Tulsa County Commissioners approved on Monday an initial $3 million for local housing assistance due to the COVID-19 pandemic.

The Tulsa Housing Authority will administer the program, which should start late next month. THA President and CEO Aaron Darden said funds will be available to Tulsa County residents who are having trouble paying their rent or mortgage because of the pandemic, hopefully helping them stave off eviction.

City-Data.com

Updated July 27, 1:05 p.m. with a link to the study. 

The City of Tulsa has its playbook for how to help add thousands of housing units in and around downtown.

The downtown housing study recommends seven strategies to help boost the stock of rental and for-sale housing, especially for less than $2,000 a month.

On this edition of ST, a discussion from our archives. In 2017, we spoke with Richard Rothstein, a research associate of the Economic Policy Institute and a Fellow at the Thurgood Marshall Institute of the NAACP Legal Defense Fund. Widely seen as a leading authority on U.S.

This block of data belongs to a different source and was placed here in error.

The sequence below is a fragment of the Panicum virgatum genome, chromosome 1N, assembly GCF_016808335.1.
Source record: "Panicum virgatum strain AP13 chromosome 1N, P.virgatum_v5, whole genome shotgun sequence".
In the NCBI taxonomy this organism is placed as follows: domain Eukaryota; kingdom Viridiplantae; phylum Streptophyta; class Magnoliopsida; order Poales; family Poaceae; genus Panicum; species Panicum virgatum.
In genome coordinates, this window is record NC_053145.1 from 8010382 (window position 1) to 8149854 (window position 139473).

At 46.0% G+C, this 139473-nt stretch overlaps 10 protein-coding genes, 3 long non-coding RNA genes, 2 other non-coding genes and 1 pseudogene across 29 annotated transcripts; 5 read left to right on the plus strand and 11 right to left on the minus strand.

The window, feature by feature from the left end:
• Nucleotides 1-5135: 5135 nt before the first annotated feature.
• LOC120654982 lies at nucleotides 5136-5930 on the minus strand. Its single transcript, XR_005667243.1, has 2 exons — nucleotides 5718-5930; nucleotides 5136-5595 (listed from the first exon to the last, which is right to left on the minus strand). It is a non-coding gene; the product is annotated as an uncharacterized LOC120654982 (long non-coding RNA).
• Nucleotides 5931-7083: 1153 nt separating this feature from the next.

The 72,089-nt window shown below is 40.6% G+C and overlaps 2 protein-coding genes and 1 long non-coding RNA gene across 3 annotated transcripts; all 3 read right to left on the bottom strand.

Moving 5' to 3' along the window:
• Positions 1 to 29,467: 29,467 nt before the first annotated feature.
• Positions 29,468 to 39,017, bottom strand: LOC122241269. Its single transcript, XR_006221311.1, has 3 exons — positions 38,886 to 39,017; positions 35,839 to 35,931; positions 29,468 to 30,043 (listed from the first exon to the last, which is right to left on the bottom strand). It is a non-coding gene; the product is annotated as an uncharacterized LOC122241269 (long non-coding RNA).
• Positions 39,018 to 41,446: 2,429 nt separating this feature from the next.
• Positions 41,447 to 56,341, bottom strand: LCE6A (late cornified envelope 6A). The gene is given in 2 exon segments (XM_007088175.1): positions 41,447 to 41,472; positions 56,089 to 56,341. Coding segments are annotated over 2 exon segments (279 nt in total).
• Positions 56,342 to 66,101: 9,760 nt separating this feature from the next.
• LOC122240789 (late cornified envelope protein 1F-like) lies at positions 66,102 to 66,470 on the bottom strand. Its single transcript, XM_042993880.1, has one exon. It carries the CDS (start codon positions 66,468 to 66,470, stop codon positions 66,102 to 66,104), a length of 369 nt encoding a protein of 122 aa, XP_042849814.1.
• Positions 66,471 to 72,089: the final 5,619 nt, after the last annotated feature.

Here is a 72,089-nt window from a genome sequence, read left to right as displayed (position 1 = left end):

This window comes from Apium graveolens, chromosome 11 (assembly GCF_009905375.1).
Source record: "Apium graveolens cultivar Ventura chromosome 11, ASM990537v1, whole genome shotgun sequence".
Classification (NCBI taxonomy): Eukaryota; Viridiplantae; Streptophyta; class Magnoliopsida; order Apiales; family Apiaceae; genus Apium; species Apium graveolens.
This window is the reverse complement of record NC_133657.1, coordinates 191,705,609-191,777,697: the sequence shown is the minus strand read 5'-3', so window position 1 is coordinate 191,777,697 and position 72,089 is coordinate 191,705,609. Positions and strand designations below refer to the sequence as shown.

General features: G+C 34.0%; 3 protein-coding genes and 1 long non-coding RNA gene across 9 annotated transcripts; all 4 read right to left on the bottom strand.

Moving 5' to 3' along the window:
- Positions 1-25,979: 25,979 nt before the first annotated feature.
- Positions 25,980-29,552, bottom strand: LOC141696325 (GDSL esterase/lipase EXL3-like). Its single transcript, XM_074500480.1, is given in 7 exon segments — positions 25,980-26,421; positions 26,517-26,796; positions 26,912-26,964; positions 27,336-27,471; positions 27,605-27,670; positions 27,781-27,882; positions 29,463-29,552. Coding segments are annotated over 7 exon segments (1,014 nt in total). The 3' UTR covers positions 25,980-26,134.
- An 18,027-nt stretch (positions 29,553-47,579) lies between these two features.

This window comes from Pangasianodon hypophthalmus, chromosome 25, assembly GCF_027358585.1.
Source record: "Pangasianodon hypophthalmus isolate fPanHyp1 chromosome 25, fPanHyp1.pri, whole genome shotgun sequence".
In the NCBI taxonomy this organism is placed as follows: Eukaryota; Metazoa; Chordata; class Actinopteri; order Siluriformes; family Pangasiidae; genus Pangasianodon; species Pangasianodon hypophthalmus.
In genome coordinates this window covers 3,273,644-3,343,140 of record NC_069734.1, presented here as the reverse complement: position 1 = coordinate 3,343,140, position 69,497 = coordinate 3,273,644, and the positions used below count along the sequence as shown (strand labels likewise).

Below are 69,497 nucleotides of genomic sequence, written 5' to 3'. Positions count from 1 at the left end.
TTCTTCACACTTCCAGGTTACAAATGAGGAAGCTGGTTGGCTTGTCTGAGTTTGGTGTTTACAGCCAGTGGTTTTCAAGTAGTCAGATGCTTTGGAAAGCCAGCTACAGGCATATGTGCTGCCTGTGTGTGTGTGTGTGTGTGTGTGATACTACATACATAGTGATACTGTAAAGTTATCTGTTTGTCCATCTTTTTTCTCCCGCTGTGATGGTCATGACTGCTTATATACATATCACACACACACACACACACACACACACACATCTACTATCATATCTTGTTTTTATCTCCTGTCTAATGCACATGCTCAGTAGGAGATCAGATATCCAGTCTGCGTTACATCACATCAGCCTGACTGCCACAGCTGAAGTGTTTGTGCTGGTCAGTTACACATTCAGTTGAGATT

The current pandemic has brought keen economic hardship, of course, to a vast number of individials and families within various levels of American society. Given that so many folks who rent a house or apartment in our community now require extra time to acquire their unemployment checks and/or federal benefits, the Tulsa City Council voted unanimously last night to ask Gov. Stitt for a statewide moratorium on evictions. In addition to this, Tulsa County has historically had one of the highest rates of eviction in the country.

Our guest is Walter Johnson, the Winthrop Professor of History and Professor of African and African American Studies at Harvard University. His new book is a far-reaching, unflinching, and complicated account of race relations in his hometown: St. Louis, Missouri. From Lewis and Clark's 1804 expedition to the 2014 uprising in Ferguson, the course of American events, Johnson argues, has been charted in St. Louis. His book moreover shows how the imperialism, racism, and capitalism that have defined the city have likewise defined our nation's history.

On this edition of ST, we learn about the City of Tulsa's in-depth and multifaceted efforts to address issues of resilience, equity, and racial disparity across various demographic and geographic sections of our community. Our guest is DeVon Douglass, who was recently appointed by Mayor G.T. Bynum as Tulsa's Chief Resilience Officer. Before this appointment, Douglass served as the Economic Opportunity and Poverty Policy Analyst for the Oklahoma Policy Institute.